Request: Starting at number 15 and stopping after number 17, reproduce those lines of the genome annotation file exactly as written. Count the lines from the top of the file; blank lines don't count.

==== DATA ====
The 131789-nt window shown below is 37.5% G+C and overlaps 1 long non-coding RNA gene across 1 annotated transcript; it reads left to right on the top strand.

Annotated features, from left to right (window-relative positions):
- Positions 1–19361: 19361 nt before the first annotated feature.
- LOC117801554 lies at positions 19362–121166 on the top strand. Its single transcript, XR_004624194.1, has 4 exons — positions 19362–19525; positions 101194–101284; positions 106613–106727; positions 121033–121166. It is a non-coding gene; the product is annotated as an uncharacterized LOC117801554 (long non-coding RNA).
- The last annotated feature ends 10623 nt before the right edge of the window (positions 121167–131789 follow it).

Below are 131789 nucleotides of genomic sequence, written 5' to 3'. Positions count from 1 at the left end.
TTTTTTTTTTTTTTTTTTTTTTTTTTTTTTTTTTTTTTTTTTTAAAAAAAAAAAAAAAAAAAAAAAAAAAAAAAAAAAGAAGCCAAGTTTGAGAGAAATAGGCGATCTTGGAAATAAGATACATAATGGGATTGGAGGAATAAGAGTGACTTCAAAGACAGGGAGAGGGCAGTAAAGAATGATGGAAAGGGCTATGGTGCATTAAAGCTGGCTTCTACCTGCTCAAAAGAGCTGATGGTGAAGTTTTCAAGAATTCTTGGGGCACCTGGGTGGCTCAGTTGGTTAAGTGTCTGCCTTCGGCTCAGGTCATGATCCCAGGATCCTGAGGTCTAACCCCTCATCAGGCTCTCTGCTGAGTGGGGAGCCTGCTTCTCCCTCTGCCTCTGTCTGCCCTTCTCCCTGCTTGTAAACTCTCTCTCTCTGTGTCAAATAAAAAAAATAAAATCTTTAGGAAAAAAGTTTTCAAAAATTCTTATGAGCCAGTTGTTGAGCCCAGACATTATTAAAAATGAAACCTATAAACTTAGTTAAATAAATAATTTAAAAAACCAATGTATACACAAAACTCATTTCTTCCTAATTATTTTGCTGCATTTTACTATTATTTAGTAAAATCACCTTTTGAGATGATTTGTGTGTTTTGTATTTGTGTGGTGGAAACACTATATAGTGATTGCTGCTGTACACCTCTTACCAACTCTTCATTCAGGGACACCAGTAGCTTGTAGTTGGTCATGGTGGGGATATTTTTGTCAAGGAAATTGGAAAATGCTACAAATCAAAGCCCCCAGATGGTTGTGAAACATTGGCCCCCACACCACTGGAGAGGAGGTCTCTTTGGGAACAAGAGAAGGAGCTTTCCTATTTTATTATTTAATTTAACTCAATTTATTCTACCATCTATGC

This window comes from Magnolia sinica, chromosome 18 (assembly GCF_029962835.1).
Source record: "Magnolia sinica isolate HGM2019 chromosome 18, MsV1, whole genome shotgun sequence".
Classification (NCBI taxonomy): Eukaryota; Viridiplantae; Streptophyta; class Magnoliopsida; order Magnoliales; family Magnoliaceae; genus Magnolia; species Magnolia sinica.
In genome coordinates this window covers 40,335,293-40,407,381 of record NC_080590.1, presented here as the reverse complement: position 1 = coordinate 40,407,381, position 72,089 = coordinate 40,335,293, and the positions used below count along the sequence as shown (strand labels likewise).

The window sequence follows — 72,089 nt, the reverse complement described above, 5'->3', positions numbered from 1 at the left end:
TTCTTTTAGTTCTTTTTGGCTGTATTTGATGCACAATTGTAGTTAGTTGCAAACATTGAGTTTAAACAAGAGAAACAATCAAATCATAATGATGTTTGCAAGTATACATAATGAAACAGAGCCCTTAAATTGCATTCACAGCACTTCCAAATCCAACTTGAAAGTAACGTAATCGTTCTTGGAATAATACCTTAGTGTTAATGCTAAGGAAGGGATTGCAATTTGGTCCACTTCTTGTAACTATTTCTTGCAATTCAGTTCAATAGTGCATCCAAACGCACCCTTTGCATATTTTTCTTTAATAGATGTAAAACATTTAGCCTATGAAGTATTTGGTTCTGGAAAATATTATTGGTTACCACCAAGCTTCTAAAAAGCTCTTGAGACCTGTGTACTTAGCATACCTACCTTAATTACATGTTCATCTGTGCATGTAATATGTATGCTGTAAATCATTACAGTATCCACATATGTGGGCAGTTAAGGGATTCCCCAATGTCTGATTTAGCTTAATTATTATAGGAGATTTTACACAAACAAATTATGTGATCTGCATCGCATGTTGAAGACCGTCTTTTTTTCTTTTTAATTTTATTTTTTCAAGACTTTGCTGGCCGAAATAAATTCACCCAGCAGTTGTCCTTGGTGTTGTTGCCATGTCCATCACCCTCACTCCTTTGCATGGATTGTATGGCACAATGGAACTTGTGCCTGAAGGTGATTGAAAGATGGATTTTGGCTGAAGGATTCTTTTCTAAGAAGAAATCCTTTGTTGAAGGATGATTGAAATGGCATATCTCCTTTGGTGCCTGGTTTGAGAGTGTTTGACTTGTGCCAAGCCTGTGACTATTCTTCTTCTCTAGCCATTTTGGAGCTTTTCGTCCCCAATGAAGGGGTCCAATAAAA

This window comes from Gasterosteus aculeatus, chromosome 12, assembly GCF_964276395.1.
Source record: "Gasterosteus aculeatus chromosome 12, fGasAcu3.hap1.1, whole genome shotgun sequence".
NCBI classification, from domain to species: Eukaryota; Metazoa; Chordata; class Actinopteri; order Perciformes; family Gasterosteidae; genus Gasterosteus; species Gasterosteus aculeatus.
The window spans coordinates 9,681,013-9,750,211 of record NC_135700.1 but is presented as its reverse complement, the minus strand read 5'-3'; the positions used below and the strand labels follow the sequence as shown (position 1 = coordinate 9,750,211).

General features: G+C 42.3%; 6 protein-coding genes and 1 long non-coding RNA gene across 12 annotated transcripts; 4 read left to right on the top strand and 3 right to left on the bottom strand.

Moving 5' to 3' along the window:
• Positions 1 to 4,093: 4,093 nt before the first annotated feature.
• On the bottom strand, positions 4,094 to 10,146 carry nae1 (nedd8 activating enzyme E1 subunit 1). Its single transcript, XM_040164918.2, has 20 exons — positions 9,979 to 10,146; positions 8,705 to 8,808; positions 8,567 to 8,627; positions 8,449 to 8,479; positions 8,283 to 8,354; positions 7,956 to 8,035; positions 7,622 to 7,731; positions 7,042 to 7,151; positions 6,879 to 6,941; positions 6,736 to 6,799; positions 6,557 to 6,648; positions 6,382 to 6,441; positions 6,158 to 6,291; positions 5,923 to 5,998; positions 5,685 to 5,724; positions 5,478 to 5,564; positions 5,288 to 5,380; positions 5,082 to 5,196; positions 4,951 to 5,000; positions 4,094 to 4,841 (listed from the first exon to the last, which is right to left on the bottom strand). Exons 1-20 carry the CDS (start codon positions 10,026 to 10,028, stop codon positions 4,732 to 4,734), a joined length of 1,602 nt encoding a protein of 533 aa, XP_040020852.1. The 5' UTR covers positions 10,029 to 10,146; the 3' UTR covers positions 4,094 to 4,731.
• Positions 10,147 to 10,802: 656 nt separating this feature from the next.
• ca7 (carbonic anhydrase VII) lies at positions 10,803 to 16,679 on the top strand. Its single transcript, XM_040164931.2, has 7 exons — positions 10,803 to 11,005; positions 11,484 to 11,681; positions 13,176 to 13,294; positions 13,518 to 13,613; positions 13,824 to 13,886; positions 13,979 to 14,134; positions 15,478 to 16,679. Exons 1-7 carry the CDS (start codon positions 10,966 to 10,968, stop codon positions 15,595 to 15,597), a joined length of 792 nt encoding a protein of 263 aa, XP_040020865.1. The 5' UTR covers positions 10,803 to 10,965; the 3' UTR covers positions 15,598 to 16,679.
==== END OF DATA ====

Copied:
Source record: "Gasterosteus aculeatus chromosome 12, fGasAcu3.hap1.1, whole genome shotgun sequence".
NCBI classification, from domain to species: Eukaryota; Metazoa; Chordata; class Actinopteri; order Perciformes; family Gasterosteidae; genus Gasterosteus; species Gasterosteus aculeatus.
The window spans coordinates 9,681,013-9,750,211 of record NC_135700.1 but is presented as its reverse complement, the minus strand read 5'-3'; the positions used below and the strand labels follow the sequence as shown (position 1 = coordinate 9,750,211).